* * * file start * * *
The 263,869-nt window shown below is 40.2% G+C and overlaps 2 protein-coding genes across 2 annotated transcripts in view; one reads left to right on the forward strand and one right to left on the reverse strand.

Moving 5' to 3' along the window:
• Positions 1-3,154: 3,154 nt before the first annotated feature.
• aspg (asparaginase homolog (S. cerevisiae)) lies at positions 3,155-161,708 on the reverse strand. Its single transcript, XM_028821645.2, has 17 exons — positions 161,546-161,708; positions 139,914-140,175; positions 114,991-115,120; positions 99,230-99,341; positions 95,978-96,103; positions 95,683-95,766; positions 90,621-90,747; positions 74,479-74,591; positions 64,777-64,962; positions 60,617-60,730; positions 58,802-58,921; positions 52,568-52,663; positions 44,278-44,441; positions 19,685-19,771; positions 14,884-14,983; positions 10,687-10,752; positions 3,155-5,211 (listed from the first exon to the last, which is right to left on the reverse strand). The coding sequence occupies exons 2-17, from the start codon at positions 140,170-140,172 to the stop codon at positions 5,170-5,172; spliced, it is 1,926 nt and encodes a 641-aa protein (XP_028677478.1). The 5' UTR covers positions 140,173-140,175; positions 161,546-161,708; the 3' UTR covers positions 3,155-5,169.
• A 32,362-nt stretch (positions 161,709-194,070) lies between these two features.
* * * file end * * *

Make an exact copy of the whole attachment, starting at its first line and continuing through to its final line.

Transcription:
The 263,869-nt window shown below is 40.2% G+C and overlaps 2 protein-coding genes across 2 annotated transcripts in view; one reads left to right on the forward strand and one right to left on the reverse strand.

Moving 5' to 3' along the window:
• Positions 1-3,154: 3,154 nt before the first annotated feature.
• aspg (asparaginase homolog (S. cerevisiae)) lies at positions 3,155-161,708 on the reverse strand. Its single transcript, XM_028821645.2, has 17 exons — positions 161,546-161,708; positions 139,914-140,175; positions 114,991-115,120; positions 99,230-99,341; positions 95,978-96,103; positions 95,683-95,766; positions 90,621-90,747; positions 74,479-74,591; positions 64,777-64,962; positions 60,617-60,730; positions 58,802-58,921; positions 52,568-52,663; positions 44,278-44,441; positions 19,685-19,771; positions 14,884-14,983; positions 10,687-10,752; positions 3,155-5,211 (listed from the first exon to the last, which is right to left on the reverse strand). The coding sequence occupies exons 2-17, from the start codon at positions 140,170-140,172 to the stop codon at positions 5,170-5,172; spliced, it is 1,926 nt and encodes a 641-aa protein (XP_028677478.1). The 5' UTR covers positions 140,173-140,175; positions 161,546-161,708; the 3' UTR covers positions 3,155-5,169.
• A 32,362-nt stretch (positions 161,709-194,070) lies between these two features.